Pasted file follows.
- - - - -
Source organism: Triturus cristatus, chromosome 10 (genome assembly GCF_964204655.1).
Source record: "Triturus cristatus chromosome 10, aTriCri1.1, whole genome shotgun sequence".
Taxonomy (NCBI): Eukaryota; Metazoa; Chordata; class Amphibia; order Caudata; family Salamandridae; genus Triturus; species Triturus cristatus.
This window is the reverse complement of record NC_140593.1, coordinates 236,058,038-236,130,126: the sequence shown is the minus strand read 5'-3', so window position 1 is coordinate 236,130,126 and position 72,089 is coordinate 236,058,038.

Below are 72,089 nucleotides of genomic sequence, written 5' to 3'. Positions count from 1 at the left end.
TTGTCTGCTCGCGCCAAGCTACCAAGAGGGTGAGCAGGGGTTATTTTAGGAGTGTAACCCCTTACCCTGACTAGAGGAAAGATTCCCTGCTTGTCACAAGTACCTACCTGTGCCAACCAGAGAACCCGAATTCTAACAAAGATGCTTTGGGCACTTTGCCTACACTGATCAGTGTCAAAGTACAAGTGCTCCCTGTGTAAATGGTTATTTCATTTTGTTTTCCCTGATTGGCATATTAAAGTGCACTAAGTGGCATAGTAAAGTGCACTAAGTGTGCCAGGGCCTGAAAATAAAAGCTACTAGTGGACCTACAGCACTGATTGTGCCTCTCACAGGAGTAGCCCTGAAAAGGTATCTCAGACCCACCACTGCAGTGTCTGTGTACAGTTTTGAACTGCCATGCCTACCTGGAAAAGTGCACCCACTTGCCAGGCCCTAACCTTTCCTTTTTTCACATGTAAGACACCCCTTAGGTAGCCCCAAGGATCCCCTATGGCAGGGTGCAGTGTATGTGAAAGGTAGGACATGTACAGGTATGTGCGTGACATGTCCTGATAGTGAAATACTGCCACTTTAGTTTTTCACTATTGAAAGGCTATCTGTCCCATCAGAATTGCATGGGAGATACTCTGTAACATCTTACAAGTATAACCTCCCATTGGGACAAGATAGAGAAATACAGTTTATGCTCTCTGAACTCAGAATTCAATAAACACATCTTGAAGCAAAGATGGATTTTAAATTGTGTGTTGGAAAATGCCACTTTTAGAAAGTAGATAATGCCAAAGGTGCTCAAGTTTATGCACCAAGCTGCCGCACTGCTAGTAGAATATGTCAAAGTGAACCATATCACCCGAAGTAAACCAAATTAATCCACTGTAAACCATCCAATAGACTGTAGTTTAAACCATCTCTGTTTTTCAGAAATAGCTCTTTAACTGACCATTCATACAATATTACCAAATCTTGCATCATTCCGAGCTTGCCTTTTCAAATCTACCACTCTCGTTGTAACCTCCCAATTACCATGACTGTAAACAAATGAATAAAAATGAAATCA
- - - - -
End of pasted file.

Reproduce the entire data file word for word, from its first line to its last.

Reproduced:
Source organism: Triturus cristatus, chromosome 10 (genome assembly GCF_964204655.1).
Source record: "Triturus cristatus chromosome 10, aTriCri1.1, whole genome shotgun sequence".
Taxonomy (NCBI): Eukaryota; Metazoa; Chordata; class Amphibia; order Caudata; family Salamandridae; genus Triturus; species Triturus cristatus.
This window is the reverse complement of record NC_140593.1, coordinates 236,058,038-236,130,126: the sequence shown is the minus strand read 5'-3', so window position 1 is coordinate 236,130,126 and position 72,089 is coordinate 236,058,038.

Below are 72,089 nucleotides of genomic sequence, written 5' to 3'. Positions count from 1 at the left end.
TTGTCTGCTCGCGCCAAGCTACCAAGAGGGTGAGCAGGGGTTATTTTAGGAGTGTAACCCCTTACCCTGACTAGAGGAAAGATTCCCTGCTTGTCACAAGTACCTACCTGTGCCAACCAGAGAACCCGAATTCTAACAAAGATGCTTTGGGCACTTTGCCTACACTGATCAGTGTCAAAGTACAAGTGCTCCCTGTGTAAATGGTTATTTCATTTTGTTTTCCCTGATTGGCATATTAAAGTGCACTAAGTGGCATAGTAAAGTGCACTAAGTGTGCCAGGGCCTGAAAATAAAAGCTACTAGTGGACCTACAGCACTGATTGTGCCTCTCACAGGAGTAGCCCTGAAAAGGTATCTCAGACCCACCACTGCAGTGTCTGTGTACAGTTTTGAACTGCCATGCCTACCTGGAAAAGTGCACCCACTTGCCAGGCCCTAACCTTTCCTTTTTTCACATGTAAGACACCCCTTAGGTAGCCCCAAGGATCCCCTATGGCAGGGTGCAGTGTATGTGAAAGGTAGGACATGTACAGGTATGTGCGTGACATGTCCTGATAGTGAAATACTGCCACTTTAGTTTTTCACTATTGAAAGGCTATCTGTCCCATCAGAATTGCATGGGAGATACTCTGTAACATCTTACAAGTATAACCTCCCATTGGGACAAGATAGAGAAATACAGTTTATGCTCTCTGAACTCAGAATTCAATAAACACATCTTGAAGCAAAGATGGATTTTAAATTGTGTGTTGGAAAATGCCACTTTTAGAAAGTAGATAATGCCAAAGGTGCTCAAGTTTATGCACCAAGCTGCCGCACTGCTAGTAGAATATGTCAAAGTGAACCATATCACCCGAAGTAAACCAAATTAATCCACTGTAAACCATCCAATAGACTGTAGTTTAAACCATCTCTGTTTTTCAGAAATAGCTCTTTAACTGACCATTCATACAATATTACCAAATCTTGCATCATTCCGAGCTTGCCTTTTCAAATCTACCACTCTCGTTGTAACCTCCCAATTACCATGACTGTAAACAAATGAATAAAAATGAAATCA